WORLDNOTES: European Union, South Korea, Occupied Territories, South Africa, Venezuela, Cuba

European Union: Youth unemployment skyrockets

The EU statistical agency Eurostat last week reported a first quarter hike in young worker unemployment to 18.3 percent, up 3.7 percent. In all, 5 million workers in 27 EU nations aged 15-24 are without work.

Total unemployment rose 1.5 percent to 8.2 percent. Youth unemployment rose from 11 percent to 28.2 percent in Latvia, from 7.6 percent to 24.1 percent in Estonia and from 9.5 percent to 23.6 percent in Lithuania.

Discrepancies between unemployed youth and total joblessness were greatest in Italy with 24.9 percent and 7.4 percent respectively and in Spain where comparable figures were 33.6 percent, Europe’s highest and 16.5 percent. Spain’s 789,000 unemployed youth and Great Britain’s 851,000 were tops in Europe.





South Korea: Workers strike over news control

The National Union of Media Workers launched a strike July 21 protesting legislation introduced by the ruling party six months ago that would facilitate newspaper corporations moving into television broadcasting.

Critics say the rightwing government, under pretexts of job creation and market diversification, is working to keep news reporting in “safe” hands. Presently, they note, the evening television news often provides an antidote to the conservative offerings of morning newspapers. The opposition Democratic Party sees cross-ownership as potentially blocking its progressive agenda, reports Hankyoreh News.

The Korean Confederation of Trade Unions initiated a strike on July 22 in solidarity with media workers and in support of workers at Ssangyong Motors, two months into a plant occupation.





Occupied Territories: UN leader issues plea

Referring to Israeli West Bank settlements, UN Secretary General Ban Ki-moon last week urged “Israel to commit fully to its obligations, including to freeze settlement activity and natural growth.” Press TV noted Palestinian determination to reject peace talks while settlement activities continue.

New reports surfaced recently of Palestinian suffering at Israeli hands. On July 20, West Bank settlers burned down 350 olive trees near Burin in retaliation, according to the French news agency AFP, for removal of a “wildcat settlement.” The next day, the Israeli human rights group B’Tselem released a report verifying that most wastewater from Israeli West Bank and Jerusalem settlements goes untreated, threatening human health and the environment. B’Tselem cited “the rights of Palestinians to (clean) water and sanitation.”





South Africa: President confronts disappointed hopes

Protests have multiplied against lack of clean water and decent township housing. Police using rubber bullets arrested over 100 demonstrators recently. The BBC alluded to the impatience of a million people living in shacks, most without electricity or water.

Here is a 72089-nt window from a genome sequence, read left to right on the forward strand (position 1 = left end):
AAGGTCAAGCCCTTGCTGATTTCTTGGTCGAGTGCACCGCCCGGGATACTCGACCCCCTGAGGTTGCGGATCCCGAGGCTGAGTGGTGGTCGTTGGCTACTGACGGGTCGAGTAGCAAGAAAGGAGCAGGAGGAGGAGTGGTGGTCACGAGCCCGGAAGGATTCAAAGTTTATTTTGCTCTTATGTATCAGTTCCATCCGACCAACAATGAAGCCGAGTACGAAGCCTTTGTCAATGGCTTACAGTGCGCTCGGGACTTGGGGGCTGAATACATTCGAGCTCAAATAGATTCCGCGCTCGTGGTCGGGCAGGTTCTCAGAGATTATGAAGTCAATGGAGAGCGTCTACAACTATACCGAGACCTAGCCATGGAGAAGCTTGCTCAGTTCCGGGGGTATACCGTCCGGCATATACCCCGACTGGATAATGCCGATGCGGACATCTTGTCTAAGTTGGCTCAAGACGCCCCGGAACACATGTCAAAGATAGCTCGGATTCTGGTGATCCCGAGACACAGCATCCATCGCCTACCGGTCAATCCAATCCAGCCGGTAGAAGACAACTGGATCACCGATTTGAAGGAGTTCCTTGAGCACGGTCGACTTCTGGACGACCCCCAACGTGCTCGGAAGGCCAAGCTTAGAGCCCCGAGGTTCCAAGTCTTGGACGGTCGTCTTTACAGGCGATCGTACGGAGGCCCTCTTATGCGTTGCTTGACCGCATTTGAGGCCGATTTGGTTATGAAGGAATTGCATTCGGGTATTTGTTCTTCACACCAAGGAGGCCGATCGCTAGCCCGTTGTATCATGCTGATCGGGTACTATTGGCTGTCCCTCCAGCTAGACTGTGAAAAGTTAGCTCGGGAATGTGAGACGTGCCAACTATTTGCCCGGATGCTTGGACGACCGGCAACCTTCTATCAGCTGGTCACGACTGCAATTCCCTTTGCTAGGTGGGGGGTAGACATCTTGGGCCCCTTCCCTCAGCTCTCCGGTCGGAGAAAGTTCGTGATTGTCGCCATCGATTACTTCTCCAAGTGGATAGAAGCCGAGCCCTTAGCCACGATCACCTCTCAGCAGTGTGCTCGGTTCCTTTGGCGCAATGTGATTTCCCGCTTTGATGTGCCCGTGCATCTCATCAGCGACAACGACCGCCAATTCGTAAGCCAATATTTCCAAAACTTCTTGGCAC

“We will have to wait a little longer for a significant increase in new job creation,” new President Jacob Zuma declared last week. Yet the gap between rich and poor has widened during 15 years of African National Congress rule.

Business Day said Zuma would meet with teams working on “crisis response programs” and “take action against all who break the law.”

The ANC Youth League called for governmental response to the protests and for leaders “to visit affected communities.”





Venezuela: Poverty is down

The National Statistics Institute (INE) reported recently that poverty declined between 2002 and 2008. “Extreme poverty,” represented by 752,649 Venezuelans without income or adequate housing, fell to 11.8 percent, down from 20.2 percent. Those poor because of sporadic income fell from 43 percent to 27.5 percent. Structural poverty, marked by lack of income or adequate housing, but not both, dropped from 30.6 percent in 2002 to 23.2 percent in 2008.

INE director Elías Eljuri characterized the methodology his agency used as rigorous. Suggesting that social programs had contributed to the favorable trends, the report on Popular Tribune’s web site cited as an example children receiving meals at school, up from 300,000 a decade ago to 4.5 million children now.





Cuba: Friendshipment arrives

At a July 24 press conference in Havana, Rev. Lucius Walker, leader of the 20th Pastors for Peace Friendshipment Caravan, declared that most U.S. citizens oppose the U.S. blockade against Cuba. Accompanying Walker were 130 “solidarity ambassadors” who, according to the Granma newspaper, had worked to send 115 tons of U.S. humanitarian aid to Cuba. They purposefully defied U.S. regulations by not seeking permission to donate supplies or travel to Cuba.

Walker called upon President Obama to apply his “concept of change” to normalizing U.S.-Cuba relations, returning the Guantanamo naval base to Cuba and liberating the jailed Cuban Five prisoners.

En route to Cuba, the visitors had collected donated material at solidarity meetings in 140 U.S. cities.

World Notes are compiled by W.T. Whitney Jr. (atwhit@roadrunner.com)